Obama-era climate scientist confirms: No data suggests humans are influencing patterns

An Obama-era physicist is pushing back on long-standing claims that human activity is causing harmful changes to global weather patterns and other phenomena, insisting that the data simply don’t bear out those assertions.

In an interview on Fox Nation’s “Tucker Carlson Today,” Dr. Steve Koonin, who served as undersecretary of Energy for Science from 2009-2011 and is currently the director of the Center for Urban Science and Progress at New York University, said the U.S. media and political leaders have routinely engaged in manipulating data on climate in order to advance a political agenda.

The notion that human activity is causing more floods, droughts, and other weather events “is a fiction of the media and the politicians who would like to promote that notion,” Koonin told the host during an interview that was posted to the streaming service this week.

The MIT-educated scholar went on to discuss his findings which he published in a recently released book, “Unsettled: What Climate Science Tells Us, What It Doesn’t, and Why It Matters.”

(Video: Fox News)

“When you look at the actual data, and what I’ve written in the book is a summary of the data and the official science, as written by the IPC, the UN, and the U.S. government, there are no detectable human influences on hurricanes over almost a century,” Koonin said.

“The heatwaves in the U.S. are no more common today than they were in 1900, and the warmest temperatures have not gone up in the last 60 years,” the scientist continued.

He did say that sea levels are, indeed, rising, but only “at the grand level of a foot a century,” adding that levels “are rising the same if you go back 60 years ago.”

“So there’s a lot of natural variability in the system, and it’s very difficult to untangle or discern human effects in extreme weather,” he added.

Later, Koonin responded to a video clip of Transportation Secretary Pete Buttigieg claiming that several weather patterns are being caused by Americans who travel using fossil fuel-powered vehicles.

In response, the scientist noted that he is reminded of “a line from ‘The Princess Bride’ movie” when he hears people warn of the “existential threat” caused by climate change. Referencing a character’s repeated use of the word “inconceivable,” Koonin went on to note that another character replied, “You keep using that word — I don’t think it means what you think it means.”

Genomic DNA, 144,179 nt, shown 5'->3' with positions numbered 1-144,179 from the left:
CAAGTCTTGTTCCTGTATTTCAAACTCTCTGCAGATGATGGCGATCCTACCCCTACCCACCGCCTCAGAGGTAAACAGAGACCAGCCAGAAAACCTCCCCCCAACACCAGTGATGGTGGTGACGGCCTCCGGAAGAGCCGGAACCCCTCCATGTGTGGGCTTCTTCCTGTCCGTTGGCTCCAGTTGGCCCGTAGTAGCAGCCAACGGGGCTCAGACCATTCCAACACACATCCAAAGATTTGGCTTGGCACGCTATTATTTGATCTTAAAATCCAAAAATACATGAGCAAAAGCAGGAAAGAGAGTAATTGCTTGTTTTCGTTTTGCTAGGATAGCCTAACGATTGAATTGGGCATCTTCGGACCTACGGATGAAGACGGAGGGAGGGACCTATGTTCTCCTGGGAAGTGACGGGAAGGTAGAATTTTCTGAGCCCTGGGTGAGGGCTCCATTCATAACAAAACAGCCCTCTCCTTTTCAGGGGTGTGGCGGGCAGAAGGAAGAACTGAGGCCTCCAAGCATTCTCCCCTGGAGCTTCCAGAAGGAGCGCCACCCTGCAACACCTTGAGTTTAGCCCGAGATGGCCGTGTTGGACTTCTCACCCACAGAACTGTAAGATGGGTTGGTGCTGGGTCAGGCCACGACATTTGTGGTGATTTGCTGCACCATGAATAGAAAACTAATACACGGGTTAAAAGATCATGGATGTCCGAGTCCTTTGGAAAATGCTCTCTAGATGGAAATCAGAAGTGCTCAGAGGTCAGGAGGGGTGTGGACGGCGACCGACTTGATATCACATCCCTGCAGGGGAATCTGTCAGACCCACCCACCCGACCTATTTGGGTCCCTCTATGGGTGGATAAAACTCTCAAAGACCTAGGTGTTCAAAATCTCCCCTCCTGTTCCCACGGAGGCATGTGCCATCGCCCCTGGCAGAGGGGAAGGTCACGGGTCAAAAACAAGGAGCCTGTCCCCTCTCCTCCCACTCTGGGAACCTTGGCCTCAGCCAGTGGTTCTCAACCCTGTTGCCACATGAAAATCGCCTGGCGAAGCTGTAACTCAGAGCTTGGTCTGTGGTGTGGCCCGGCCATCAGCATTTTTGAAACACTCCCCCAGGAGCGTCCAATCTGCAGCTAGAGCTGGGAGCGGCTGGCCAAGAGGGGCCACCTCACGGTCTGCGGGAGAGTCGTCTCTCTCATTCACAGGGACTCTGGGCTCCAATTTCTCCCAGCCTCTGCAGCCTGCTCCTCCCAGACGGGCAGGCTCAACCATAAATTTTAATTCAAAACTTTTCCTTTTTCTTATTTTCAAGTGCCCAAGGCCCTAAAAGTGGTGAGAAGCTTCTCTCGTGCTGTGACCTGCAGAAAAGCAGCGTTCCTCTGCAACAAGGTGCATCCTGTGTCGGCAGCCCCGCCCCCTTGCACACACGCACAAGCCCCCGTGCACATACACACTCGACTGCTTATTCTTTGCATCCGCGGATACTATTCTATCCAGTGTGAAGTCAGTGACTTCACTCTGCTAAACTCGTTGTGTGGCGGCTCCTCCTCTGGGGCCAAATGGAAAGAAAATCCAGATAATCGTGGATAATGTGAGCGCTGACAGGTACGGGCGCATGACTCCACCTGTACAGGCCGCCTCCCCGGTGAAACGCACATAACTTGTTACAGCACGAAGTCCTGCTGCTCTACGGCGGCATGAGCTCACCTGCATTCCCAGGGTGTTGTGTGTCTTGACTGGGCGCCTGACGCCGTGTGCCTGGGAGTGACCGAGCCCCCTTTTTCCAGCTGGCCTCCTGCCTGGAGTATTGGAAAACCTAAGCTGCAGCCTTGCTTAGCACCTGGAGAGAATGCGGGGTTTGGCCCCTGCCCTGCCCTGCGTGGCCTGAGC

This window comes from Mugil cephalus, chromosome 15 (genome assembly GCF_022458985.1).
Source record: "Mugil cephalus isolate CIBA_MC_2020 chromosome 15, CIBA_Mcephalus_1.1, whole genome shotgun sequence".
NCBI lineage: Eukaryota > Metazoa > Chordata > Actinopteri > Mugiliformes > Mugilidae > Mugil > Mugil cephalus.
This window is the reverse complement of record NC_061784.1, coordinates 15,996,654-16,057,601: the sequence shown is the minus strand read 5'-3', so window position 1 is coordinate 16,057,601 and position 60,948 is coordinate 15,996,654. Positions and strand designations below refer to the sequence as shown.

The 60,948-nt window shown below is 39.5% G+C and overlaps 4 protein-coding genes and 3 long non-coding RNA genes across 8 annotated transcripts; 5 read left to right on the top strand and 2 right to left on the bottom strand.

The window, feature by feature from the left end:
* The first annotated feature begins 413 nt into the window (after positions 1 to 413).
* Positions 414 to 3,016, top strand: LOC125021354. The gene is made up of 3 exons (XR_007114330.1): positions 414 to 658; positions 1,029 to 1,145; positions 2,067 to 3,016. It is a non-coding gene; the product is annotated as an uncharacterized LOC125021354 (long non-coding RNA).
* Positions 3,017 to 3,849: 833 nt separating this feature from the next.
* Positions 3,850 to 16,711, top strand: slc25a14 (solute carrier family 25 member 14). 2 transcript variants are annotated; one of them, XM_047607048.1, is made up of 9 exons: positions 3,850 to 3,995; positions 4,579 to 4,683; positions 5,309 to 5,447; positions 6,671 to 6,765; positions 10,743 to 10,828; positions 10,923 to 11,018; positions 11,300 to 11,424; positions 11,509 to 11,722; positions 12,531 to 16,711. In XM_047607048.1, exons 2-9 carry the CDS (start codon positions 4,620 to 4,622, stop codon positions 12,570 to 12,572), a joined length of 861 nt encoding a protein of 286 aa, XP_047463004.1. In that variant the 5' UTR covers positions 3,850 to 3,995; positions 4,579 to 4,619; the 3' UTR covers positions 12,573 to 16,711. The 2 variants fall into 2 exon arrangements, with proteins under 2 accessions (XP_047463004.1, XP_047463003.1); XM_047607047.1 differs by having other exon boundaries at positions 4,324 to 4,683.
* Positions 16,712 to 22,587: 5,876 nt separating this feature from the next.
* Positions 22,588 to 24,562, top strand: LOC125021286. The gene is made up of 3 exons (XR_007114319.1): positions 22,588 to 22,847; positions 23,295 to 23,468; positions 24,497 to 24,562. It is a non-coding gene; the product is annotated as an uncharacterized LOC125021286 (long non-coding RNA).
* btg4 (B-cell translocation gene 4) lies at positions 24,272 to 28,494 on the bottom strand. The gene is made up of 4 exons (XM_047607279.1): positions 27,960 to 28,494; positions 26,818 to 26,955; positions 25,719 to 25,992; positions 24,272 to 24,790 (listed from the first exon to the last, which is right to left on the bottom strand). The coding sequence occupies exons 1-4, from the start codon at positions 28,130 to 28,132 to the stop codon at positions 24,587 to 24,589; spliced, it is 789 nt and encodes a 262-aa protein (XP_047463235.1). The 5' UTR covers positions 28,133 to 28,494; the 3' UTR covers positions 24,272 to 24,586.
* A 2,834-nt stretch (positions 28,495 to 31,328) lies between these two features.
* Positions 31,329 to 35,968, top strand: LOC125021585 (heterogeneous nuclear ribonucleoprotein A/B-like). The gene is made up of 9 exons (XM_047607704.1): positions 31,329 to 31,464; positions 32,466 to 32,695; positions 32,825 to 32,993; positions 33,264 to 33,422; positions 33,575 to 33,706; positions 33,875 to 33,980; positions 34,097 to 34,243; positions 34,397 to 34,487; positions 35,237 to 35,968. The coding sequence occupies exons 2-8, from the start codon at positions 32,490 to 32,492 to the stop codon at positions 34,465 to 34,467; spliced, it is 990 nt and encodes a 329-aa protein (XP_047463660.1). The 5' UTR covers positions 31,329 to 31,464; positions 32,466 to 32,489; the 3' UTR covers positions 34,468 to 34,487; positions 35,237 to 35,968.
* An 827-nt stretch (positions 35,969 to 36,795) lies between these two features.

“I don’t think the science says what Secretary Pete says it means, in fact, I can guarantee you, he’s never read the science,” Koonin said.

The physicist may have been referencing recent comments by the former mayor of South Bend, Ind., in which he claimed that any decisions about infrastructure would be tied to the climate change theory.

“The truth is that every infrastructure decision is, already inevitably, a climate decision as well,” Buttigieg said during a Climate Summit in April.

Koonin ticked off a list of Democratic officials and political leaders, including Sen. Bernie Sanders, Biden ‘climate czar’ John Kerry, and Energy Secretary Jennifer Granholm, who he says have also “never read the science.”

“Because you need to be a scientist in order to do that,” he noted. “And, in fact, when you read it, there’s very little in terms of extreme weather that’s changed over the last many decades.”

Carlson responded by noting that the “claim” that extreme weather events have dramatically increased in recent years is “ubiquitous.”

“Of course, it is,” Koonin replied, as Carlson proceeded to ask him why that is the case.

“That’s part of the corruption of climate communications that’s taken place,” he said, going on to suggest that hard data does not show any substantial weather pattern alterations but that information is nonetheless suppressed in favor of pushing the human-caused weather event narrative.

“It’s just wrong,” he said of the narrative. “It’s just wrong. We’ve seen no national change in the incidents of floods or droughts.

“Yes, there are certain regions that have gotten drier and other regions that have gotten wetter, but overall, no more variation than what we’ve seen naturally,” he added.

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Jon Dougherty

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